Ghadbian: Well, that position evolved. Early on -- before the regime committed atrocities on the mass scale -- early on we were, people were asking Bashard al-Assad before the revolution, to take serious, reformists steps to bring Syria into a democratic kind of conclusion. But, you know, the regime was using lethal weapons, using live munitions from day one, in Dara, remember. And so, immediately, as the regime continued, and it was obvious that the regime did not believe in a political solution, Bashar al-Assad up to the use of chemical weapons, he communicated to us, directly and indirectly, that he can achieve a military victory and he's working toward that end. He's talking Geneva, but he's not going to go to Geneva. Why should he talk about his departure Why should he talk about his stepping down? I mean, it doesn't make sense. But, I think, for us again, since the Arab League initiative, we took that position that, if he in fact were to delegate his powers -- at that point delegating powers; maybe he could stay for a while. - But as he continues to commit atrocities, crimes against humanity, against Syrian people, we were clear -- we would not negotiate with individuals who committed crimes against humanity and against the Syrian people. That's a principle position. We continue to stick by that, position.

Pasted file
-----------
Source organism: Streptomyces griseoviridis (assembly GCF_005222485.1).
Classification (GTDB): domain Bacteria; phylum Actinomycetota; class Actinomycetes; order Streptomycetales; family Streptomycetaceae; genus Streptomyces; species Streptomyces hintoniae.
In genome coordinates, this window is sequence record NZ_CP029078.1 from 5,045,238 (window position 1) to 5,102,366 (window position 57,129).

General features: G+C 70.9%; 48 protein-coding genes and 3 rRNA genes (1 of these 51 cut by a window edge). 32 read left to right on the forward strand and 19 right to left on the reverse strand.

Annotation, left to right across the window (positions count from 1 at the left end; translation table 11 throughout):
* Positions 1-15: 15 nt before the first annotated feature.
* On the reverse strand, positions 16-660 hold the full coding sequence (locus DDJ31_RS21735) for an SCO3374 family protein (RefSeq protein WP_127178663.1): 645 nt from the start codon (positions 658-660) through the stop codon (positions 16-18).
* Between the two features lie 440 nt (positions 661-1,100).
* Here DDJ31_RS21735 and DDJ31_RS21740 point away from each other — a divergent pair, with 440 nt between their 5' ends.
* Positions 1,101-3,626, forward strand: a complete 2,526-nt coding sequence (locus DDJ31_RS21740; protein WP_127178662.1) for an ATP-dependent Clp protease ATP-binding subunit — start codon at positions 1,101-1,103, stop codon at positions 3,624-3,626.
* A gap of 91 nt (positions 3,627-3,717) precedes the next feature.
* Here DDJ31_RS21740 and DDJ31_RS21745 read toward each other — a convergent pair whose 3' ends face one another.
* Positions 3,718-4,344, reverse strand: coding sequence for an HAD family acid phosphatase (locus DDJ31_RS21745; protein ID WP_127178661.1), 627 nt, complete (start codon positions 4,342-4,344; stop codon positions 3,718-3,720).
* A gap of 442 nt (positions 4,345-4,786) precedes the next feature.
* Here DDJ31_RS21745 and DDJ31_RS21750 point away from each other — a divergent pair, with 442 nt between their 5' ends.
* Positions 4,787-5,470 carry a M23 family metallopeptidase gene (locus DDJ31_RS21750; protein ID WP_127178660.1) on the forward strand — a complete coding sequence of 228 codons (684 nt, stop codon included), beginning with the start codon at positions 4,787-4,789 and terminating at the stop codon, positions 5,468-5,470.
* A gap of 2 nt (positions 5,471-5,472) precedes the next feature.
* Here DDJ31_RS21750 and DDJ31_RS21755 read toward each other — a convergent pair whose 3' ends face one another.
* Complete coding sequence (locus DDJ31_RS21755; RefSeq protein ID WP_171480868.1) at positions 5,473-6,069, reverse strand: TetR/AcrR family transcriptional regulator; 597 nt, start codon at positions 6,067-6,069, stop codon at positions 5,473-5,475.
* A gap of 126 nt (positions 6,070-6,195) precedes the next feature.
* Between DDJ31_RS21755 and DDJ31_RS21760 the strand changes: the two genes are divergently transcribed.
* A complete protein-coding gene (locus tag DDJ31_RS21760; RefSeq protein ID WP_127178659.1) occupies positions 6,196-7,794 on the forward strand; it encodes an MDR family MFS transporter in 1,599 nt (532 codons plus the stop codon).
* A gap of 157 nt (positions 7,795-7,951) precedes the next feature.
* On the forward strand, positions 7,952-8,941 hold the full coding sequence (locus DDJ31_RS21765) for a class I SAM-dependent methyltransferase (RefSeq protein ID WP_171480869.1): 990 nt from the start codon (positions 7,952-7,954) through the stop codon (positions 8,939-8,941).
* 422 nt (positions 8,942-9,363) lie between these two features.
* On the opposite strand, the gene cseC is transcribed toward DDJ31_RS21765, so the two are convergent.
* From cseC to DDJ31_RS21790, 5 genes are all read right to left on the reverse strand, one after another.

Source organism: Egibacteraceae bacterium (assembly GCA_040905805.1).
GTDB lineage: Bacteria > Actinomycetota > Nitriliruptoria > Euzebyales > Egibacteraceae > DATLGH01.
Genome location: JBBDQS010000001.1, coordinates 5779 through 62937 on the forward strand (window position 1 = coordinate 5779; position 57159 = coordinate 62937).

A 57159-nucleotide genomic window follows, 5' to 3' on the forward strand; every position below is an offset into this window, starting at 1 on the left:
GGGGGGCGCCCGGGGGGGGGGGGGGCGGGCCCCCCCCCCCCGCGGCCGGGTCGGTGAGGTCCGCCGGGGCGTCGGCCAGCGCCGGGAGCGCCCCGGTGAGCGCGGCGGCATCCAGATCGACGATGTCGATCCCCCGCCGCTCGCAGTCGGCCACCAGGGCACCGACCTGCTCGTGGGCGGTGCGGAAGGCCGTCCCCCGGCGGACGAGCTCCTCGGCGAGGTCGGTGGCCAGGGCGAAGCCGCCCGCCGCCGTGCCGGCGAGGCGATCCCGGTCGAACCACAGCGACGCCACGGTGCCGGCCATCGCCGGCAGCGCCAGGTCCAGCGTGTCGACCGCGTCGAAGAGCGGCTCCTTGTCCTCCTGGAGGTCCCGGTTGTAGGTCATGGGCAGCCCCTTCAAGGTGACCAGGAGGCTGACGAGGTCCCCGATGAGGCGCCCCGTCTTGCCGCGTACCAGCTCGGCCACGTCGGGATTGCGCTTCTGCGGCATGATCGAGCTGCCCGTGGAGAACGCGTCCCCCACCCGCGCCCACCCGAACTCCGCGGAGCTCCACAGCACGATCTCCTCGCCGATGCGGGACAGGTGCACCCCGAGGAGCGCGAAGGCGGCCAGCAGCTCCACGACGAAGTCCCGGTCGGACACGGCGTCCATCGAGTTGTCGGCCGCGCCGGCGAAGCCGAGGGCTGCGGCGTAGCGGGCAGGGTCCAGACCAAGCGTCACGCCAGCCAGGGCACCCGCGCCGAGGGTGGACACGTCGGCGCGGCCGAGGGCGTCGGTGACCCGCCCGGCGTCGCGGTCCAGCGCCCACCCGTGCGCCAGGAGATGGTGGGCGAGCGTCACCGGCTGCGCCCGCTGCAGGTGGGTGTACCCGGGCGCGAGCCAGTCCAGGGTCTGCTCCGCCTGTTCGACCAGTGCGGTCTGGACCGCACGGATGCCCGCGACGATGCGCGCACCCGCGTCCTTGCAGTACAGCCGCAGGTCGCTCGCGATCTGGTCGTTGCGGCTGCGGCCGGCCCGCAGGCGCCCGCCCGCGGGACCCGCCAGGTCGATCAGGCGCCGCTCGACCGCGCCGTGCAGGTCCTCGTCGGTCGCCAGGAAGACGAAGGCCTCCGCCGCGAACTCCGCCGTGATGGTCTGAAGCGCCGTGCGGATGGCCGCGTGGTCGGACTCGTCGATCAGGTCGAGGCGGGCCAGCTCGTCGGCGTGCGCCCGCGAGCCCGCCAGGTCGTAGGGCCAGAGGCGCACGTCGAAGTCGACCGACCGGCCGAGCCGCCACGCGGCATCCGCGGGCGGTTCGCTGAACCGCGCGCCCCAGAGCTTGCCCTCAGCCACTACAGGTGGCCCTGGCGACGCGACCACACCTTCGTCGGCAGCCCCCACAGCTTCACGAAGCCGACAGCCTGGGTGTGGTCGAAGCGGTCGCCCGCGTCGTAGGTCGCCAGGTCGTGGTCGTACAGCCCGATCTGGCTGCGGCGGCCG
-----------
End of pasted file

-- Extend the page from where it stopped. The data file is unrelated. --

The prosecution, when pushing for a 60 year sentence for Manning stated: "There is value in deterrence, Your Honor. This court must send a message to any soldier contemplating stealing classified information. National security crimes that undermine the entire system must be taken seriously. Punish Pfc. Manning’s actions, Your Honor.” So, the military is incapable of maintaining discipline except upon threat of penalty of decades behind bars.
The AP reports: "The House narrowly rejected a challenge to the National Security Agency's secret collection of hundreds of millions of Americans' phone records Wednesday night after a fierce debate ... The vote was 217-205 on an issue that created unusual political coalitions in Washington, with libertarian-leaning conservatives and liberal Democrats pressing for the change against the Obama administration [and] the Republican establishment..." The New York Times writes "disagreements over the program led to some unusual coalitions." Similarly, NBC opined the "amendment earned fierce opposition from an unusual set of allies, ranging from the Obama administration to the conservative Heritage Foundation." [Emphasis added throughout.]
A major way the establishment keeps principled progressives and conscientious conservatives hating instead of dialoguing is by not acknowledging all they have in common -- and when it is acknowledged, treat is as a freak instance.
"The House had been scheduled to vote on a resolution by Rep. Dennis Kucinich (D., Ohio) requiring President Barack Obama to withdraw from Libya within 15 days. The measure cites the 1973 War Powers Resolution, which says the president must get approval from Congress if a military operation lasts 60 days or more.